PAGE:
I Ate Black Paella in Barcelona
In Barcelona, I learned to spend money. Boy, did I learn to spend money. On food...on paella. Tyler and I managed to eat every paella in sight, as well as buy a lot of beers.
In Barcelona I also remembered that I can speak Spanish. Stepping off the plane in Girona (Thanks RyanAir, for dropping me off in an airport an hour away from Barcelona...) it became immediately necessary to gear up for something different. I needed my language skills to buy a 12 euro bus ticket to the city.
Arriving at my first hostel was incredible. First, it was probably about 90 degrees, and humid. I walked about 6 blocks and navigated two subway lines to get to downtown. But the hostel was in the middle of everything. From the roof you could see nearly everything of tourist importance. From inside, things were a bit chaotic. 6 floors of partying foreigners. In my room was a sterile mix of men and women, including an incredibly benign and hard to shake-off Kiwi named...Jamie...yes, that was it. To ask any questions at the front desk was impossible, because there were just so many people, so Tyler and I just took to walking. I embraced it because I knew I couldn't quite do the wandering-until-lost thing by myself as confidently. We saw the crazy street performers on La Rambla, bar crawled, went to a great underground museum, etc. etc. And of course we ate. We swapped hostels on the third night to a down-to-earth hostel/apartment in a residential neighborhood - still one of my best decisions on this trip.
We took the bus to Parque Guell. Do you ever have moments when you don't think about anything except how happy you are? That was Parque Guell. (Of course, this was after I waited to use a park bathroom for 20 minutes. It was in a cave.) From the top of the park you could see the entire city, and the Mediterranean. You could appreciate the uncreative city planning that made completely straight streets in all directions, cutting the city with knives like urban butter. This is the park that is famous for Gaudi's mosaic lizards. But better than the mosaic lizards was sitting on the stone sidewalk listening to a busker play guitar in a cave for over an hour. And that was when everything was just perfect.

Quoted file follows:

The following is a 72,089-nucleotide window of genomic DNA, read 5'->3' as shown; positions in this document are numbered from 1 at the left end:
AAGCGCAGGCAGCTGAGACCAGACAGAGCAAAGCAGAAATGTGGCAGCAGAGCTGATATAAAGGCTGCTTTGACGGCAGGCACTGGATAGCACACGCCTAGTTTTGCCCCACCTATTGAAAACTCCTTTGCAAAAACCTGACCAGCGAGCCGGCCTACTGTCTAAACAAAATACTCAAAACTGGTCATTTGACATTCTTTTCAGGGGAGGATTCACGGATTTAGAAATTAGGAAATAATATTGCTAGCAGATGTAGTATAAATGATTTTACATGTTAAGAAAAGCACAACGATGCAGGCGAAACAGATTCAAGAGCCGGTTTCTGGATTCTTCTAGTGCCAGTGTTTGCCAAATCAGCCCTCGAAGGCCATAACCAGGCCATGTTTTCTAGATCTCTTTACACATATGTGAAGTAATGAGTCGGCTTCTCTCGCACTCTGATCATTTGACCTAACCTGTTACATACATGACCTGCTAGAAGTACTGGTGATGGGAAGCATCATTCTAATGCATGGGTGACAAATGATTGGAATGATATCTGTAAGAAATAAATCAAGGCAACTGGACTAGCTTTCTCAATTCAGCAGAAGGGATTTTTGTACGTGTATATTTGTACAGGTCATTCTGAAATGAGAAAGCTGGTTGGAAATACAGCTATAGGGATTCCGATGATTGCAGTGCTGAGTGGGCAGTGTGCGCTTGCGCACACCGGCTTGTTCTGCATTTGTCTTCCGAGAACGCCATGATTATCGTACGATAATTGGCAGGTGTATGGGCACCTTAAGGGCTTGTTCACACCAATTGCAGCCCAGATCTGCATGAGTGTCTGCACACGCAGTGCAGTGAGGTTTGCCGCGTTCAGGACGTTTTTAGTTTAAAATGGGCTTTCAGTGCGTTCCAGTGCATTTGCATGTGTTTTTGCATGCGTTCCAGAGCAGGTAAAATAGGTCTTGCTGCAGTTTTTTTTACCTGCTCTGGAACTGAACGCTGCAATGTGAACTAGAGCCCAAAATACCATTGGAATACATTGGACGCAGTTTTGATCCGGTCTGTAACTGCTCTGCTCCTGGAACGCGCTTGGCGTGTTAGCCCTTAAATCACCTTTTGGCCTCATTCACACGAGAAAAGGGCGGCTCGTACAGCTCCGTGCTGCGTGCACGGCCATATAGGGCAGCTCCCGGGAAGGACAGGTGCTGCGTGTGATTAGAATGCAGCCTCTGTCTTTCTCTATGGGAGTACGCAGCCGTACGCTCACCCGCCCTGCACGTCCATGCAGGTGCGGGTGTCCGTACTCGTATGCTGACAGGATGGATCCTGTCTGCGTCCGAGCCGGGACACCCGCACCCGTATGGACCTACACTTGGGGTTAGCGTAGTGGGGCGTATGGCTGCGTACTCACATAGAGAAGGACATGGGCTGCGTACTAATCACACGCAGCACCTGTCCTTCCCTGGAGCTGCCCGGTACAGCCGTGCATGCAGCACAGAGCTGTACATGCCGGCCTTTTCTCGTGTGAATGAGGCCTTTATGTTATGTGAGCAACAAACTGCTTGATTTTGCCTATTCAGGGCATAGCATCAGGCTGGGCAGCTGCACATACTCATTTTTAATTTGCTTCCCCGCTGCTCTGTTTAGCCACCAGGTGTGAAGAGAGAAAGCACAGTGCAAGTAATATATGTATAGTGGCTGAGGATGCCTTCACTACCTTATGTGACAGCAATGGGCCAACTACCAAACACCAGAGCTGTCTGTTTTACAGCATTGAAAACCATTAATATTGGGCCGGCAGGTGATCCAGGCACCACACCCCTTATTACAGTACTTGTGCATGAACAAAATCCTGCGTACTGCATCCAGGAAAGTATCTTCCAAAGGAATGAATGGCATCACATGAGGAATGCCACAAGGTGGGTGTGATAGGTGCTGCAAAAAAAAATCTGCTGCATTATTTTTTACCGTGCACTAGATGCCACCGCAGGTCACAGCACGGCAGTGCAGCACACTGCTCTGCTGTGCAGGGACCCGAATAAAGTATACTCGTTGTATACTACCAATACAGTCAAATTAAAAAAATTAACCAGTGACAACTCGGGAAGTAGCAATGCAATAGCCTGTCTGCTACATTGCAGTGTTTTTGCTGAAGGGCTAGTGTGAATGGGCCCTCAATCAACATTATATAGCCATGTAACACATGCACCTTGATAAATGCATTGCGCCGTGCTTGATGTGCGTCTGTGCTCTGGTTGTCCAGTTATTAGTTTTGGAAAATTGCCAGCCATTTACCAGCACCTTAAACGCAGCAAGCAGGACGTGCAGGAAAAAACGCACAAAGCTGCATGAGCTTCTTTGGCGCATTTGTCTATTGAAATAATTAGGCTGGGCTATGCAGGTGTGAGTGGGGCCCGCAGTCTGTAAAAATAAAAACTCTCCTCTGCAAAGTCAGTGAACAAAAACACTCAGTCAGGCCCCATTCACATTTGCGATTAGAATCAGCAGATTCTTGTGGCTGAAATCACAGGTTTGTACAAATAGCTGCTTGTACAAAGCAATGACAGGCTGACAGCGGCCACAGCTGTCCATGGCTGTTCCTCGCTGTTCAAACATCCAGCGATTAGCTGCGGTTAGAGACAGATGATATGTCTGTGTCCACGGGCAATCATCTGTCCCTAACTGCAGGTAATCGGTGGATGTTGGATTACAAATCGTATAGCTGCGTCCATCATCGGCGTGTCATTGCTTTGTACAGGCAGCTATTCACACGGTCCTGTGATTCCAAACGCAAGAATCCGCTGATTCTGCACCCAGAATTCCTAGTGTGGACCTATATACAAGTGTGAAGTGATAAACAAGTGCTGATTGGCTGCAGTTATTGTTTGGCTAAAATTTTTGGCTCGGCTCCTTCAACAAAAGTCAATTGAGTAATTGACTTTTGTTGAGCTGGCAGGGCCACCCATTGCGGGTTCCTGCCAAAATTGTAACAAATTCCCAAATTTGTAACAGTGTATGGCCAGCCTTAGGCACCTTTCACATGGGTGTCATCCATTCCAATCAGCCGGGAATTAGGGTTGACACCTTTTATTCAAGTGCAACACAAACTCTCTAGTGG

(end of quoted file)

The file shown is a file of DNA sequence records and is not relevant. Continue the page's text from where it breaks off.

My last day in Barcelona (I spent 5-6) I was on my own. This gave me an opportunity to catch up on my journal writing. It was a bit pathetic though, being as I tried to go to the beach,got to the beach, realized I couldn't leave my backpack on the sand, sat on the hot sand, knew I would get burnt, couldn't find shade, and eventually ended up eating crusty bread in a planter box (not on, in), which was under a tiny tree giving the only free shade I could find. Crazy tourist...
I took a night train to get out of Barcelona. I arrived at the station an hour and a half early, like for a flight but of course this was unnecessary. Here I gained the ability to sit for incredibly long periods of time doing absolutely nothing, including looking at the clock. Boarding the train was laughable. My backpack didn't fit through the aisles (I'm guessing obese people don't either) so I had to plow through, dragging on either side. The cabins weren't numbered well, so this created international chaos - to add to this, hardly anyone spoke the same language.
My room was me, an Australian, a Japanese, and an old Spanish woman. It was incredible. I felt like I was in a bad smelling movie. From my top bunk I could almost touch the other wall (across the other bunk). The Spanish woman liked me because I could speak Spanish and therefore was her only company (she spoke no English), so she gave me half her sandwich (which was delicious) and a nectarine, which I somehow lost.
** Yes, this was written in the same day as before. I'm catching up for three weeks of neglect.